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The security desk in the Pennington County administration office. The Pennington County Commission has decided to reintroduce funding for security at public meetings after backlash from county employees. The funding was initially cut to help pay for raises for county employees.

Hannah Hunsinger, Journal staff

Employees at the Pennington County Administration Building in Rapid City say they are sometimes sworn at, shown the middle finger and made to witness fights among people standing in line.

But they have a tool to curb bad behavior among members of the public who come to pay their taxes, renew their vehicle registration or conduct other business with the various county offices in the building.

“Our famous line is, ‘You know, we can go get security. They’re right down the hall,’” County Treasurer Janet Sayler said during a Dec. 19 county commission meeting. “And people’s attitudes change immediately.”

So, when county employees were faced recently with the imminent loss of security in the Administration Building, they revolted with a barrage of written and verbal complaints. And the county commissioners, who had cut funding for the security from the 2018 budget, buckled and agreed to reinstate it.

It all began last summer as county officials were preparing the 2018 budget. Proposed raises for county employees became a point of contention. The county commissioners asked department heads to find ways of absorbing the cost of the raises in departmental budgets.

Sheriff Kevin Thom responded with an Aug. 28 letter to the commissioners. The letter included a list of $434,064 worth of cuts from various programs under his supervision, including law enforcement, alcohol-and-drug treatment, the jail, juvenile detention and a sobriety monitoring program.

One of the cuts was the equivalent of 1.5 security jobs at the County Administration Building. The amount of the cut was $72,869, and it meant that sheriff’s deputies would no longer staff a highly visible desk at the building’s main entrance.

Commissioners accepted the cut and adopted the budget in the fall. There was never a lapse in security, because the cut was not scheduled to take effect until Jan. 1. But commissioners fielded enough complaints from county employees about the impending loss of security that Commissioner Ron Buskerud put the issue back on the commission agenda for the Dec. 19 meeting.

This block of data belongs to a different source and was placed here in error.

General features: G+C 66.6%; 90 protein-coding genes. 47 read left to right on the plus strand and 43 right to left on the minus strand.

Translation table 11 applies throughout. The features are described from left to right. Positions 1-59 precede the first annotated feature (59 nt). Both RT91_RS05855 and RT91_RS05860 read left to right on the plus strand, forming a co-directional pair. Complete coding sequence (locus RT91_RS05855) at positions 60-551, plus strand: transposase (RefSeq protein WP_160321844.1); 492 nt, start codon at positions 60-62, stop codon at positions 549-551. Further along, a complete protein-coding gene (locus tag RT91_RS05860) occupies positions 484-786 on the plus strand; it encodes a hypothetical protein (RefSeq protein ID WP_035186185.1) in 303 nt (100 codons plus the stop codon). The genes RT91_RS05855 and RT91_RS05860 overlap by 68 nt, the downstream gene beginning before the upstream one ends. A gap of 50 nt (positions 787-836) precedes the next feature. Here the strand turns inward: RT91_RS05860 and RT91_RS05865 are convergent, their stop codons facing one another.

At that meeting, some department heads argued for the restoration of the security funding. 

“Our customers at times get very upset when we can’t find the records they’re looking for,” said Register of Deeds Donna Mayer. “They get very upset with us and get angry. All we have to do is look at the officer that’s over there at the desk.”

The five commissioners unanimously voted to reinstate the funding, although they postponed deciding what part of the budget to get the money from. That decision is on the agenda for Tuesday’s meeting.

Last week in a Journal interview, Commissioner Buskerud speculated about Sheriff Thom’s motivation for choosing to cut security in the Administration Building.

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“I guess what happens if you’ve got to cut the budget is that you cut it in places that hurt the most to the most amount of people,” Buskerud said. “You don’t want to cut something nobody cares about. You want to cut something everybody cares about. And I think that’s what he did.”

In other words, according to Buskerud, Thom may have anticipated the outcry that followed the cut and the resulting pressure on commissioners to reinstate the funding.

Thom, in a separate Journal interview last week, denied having any ulterior motives.

“When they asked us to come up with cuts, they asked us to find things we weren’t statutorily mandated to do,” Thom said. “We’re not statutorily mandated to do security. I outlined what I was cutting and why. I don’t think there’s any mystery to it.”

There is some mystery ahead, though, because Thom’s adopted budget cuts also included the equivalent of 1.5 security jobs at the county’s new but as-yet-unopened Restoration Center.

That facility, in a former National American University building across Kansas City Street from the courthouse, will house a detoxification center, sobering center, the county Health and Human Services Department, counseling rooms, various outpatient treatment programs, and the Crisis Care Center. The projected opening date is June 1, and there is currently no money in the budget for security.

In their separate interviews with the Journal, Buskerud predicted that Thom will find the money to provide the security, while Thom said the commissioners will have to put the money back in the budget if they want security in the new facility.

Contact Seth Tupper at seth.tupper@rapidcityjournal.com

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Enterprise Reporter

Enterprise reporter for the Rapid City Journal.